Discover unique collections in Washington libraries
From our standpoint here at the Washington State Library, one of the best things about this summer’s Washington Library Passport Project is that every week, we learn interesting and unique things about the libraries in Washington. Everyone knows about the spectacular architecture of Seattle’s flagship branch, but often our small libraries fly under the radar. By encouraging people to visit Washington libraries and post about something they’ve learned during their visit, all sorts of interesting stories have emerged.
This morning, a post on the Passport provided one of those stories. The picture was taken at the Fife Public Library and the caption read “I was told that the Fife library has the only Native American collection in Pierce, King and Timberland Library systems.” This statement, in fact, is not quite true, as several other libraries in the state have collections of Native American materials but Fife’s is the only one we are aware of that was built with community donations.
Our training coordinator, Tami Masenhimer, was the Fife library manager for seven years so it only took a quick walk down the hall to satisfy our curiosity. Here is what she told us.
“The Fife library is actually built on traditional Puyallup Tribal land, so I was aware from the beginning that we have a connection to the First People. Shortly after opening the library in 2011, a young man named Shawn Reynolds came in with his daughter and asked for ‘books about his people.’ I asked for a bit more information and he said he was looking for books about Native Americans for his young daughter. I was able to show him the three books I had in the adult area, but didn’t have anything for a young child. He then asked, ‘If I find books and brought them to you, would you add them to the collection?’ I was excited by the idea and said, ‘Sure!’
A few weeks later, he came back with an armload of books, asking for me. He said, ‘Remember when you said you would add these?’ I was floored, and so excited. He had brought in children’s and adult books containing traditional stories and like nothing I had ever seen before.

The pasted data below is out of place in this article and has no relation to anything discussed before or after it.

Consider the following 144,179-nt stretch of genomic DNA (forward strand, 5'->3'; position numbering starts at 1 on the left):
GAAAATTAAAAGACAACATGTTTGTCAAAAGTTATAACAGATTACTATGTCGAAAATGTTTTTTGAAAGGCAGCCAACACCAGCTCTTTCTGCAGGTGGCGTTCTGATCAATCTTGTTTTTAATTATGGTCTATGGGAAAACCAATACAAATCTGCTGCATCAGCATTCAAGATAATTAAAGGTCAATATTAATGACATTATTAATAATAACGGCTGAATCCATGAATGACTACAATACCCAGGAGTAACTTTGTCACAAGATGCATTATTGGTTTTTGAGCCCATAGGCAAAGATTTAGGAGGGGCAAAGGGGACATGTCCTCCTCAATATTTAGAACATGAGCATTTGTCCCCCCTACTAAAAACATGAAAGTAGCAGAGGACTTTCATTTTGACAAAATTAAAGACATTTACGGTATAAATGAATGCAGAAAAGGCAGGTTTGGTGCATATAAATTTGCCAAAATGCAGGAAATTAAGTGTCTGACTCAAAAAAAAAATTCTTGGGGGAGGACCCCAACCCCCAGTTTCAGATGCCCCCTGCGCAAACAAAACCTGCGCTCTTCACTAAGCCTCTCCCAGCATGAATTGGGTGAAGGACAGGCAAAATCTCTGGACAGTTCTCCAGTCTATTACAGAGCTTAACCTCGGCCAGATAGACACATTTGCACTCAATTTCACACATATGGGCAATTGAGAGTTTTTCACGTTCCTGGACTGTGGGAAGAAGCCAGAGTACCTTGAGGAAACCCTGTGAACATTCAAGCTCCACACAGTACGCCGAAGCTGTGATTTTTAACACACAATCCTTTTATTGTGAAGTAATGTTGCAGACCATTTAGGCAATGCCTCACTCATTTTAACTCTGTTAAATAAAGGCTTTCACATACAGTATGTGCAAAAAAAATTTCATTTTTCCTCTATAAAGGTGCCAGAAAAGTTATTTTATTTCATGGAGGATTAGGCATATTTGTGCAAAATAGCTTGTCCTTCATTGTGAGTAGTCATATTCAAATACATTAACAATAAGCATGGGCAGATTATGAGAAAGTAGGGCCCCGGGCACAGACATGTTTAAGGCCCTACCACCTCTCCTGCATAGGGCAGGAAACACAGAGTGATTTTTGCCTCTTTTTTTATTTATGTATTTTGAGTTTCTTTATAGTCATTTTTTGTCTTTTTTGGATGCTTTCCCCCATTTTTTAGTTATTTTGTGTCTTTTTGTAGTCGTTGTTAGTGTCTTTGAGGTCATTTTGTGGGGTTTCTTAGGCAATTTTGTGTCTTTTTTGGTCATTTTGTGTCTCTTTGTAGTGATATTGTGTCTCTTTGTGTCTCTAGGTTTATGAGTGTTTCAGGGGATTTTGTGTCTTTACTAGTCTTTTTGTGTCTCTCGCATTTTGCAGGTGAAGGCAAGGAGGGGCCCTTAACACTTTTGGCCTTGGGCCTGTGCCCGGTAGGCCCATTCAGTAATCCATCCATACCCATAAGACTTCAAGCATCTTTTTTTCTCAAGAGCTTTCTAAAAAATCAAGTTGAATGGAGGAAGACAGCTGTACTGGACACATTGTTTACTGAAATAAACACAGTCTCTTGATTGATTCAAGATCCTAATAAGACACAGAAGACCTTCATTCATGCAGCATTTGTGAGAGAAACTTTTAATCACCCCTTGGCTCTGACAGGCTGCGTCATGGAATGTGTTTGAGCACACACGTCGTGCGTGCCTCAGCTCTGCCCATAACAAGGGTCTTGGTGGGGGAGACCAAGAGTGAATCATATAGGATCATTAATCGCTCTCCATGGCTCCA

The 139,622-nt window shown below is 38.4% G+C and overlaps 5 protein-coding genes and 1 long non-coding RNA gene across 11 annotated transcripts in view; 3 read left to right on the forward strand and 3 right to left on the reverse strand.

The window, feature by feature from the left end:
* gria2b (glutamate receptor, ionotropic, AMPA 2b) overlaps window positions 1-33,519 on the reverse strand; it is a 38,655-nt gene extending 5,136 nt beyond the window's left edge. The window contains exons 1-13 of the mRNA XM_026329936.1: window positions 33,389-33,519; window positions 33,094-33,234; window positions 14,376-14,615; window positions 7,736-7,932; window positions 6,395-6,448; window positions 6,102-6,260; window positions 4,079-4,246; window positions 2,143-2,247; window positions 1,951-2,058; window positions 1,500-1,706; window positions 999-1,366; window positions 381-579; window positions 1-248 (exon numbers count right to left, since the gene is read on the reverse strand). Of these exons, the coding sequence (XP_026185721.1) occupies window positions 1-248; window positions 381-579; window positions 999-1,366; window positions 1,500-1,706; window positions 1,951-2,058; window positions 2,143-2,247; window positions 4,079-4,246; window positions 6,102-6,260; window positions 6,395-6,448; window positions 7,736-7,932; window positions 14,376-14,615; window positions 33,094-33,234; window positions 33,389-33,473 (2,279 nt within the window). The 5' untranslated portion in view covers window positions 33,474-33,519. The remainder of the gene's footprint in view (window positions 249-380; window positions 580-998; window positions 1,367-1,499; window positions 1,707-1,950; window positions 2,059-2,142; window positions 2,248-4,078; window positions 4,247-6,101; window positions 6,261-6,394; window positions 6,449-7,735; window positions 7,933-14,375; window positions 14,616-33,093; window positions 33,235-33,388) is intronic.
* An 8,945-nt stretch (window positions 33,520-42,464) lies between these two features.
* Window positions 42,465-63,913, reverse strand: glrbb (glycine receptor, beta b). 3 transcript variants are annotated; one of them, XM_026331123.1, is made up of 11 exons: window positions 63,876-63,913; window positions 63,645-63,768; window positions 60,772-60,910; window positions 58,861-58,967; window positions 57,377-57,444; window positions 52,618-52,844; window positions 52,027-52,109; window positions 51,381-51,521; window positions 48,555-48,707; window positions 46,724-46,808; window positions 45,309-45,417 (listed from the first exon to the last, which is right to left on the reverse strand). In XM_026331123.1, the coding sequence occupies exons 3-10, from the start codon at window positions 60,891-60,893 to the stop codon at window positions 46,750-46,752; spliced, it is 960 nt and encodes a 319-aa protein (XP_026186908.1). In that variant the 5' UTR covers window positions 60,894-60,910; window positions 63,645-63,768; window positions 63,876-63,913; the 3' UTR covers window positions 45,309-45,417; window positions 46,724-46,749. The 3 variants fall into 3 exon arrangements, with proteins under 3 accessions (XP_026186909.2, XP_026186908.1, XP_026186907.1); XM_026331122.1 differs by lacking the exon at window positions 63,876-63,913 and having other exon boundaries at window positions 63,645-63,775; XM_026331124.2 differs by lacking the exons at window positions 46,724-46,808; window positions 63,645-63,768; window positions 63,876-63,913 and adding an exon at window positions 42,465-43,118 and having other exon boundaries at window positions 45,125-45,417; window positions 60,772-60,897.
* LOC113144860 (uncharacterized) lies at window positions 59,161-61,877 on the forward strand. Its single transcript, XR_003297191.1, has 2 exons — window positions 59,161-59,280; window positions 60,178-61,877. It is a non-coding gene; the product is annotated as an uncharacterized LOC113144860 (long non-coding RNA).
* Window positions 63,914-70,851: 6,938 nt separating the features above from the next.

This started a relationship with Shawn that still exists. He started by creating Eagle Touch the Clouds, a vehicle that allowed him to collect books to donate to public libraries, to help them build Native American collections. He worked with Puyallup Tribal elders to get a donation of Lushootseed language DVDs, with Canyon Records to get large ongoing donations of Native American CDs, brought in a Native American author for a book talk, and worked with tribal members to get donations of books specific to the tribes in the South Sound. His efforts have helped the Fife Library connect with the Puyallup Tribal members in a real way. To support this project, Pierce County Library connected with a publisher of Native American children’s books for ongoing purchasing. In addition, library staff learned to catalog in Lushootseed and Fife Library now has an important collection that celebrates the deep and rich culture of the First Peoples.
Through all of this, Shawn has been a tireless advocate for getting materials for libraries. He has a dream of collections such as Fife’s in libraries across the state and into British Columbia. I have no doubts he can make this happen!”
What a great story. The efforts of one man and a willing and helpful librarian has built a unique collection. Now you know the story too! Thank you to “Bookoholic” for helping us all learn.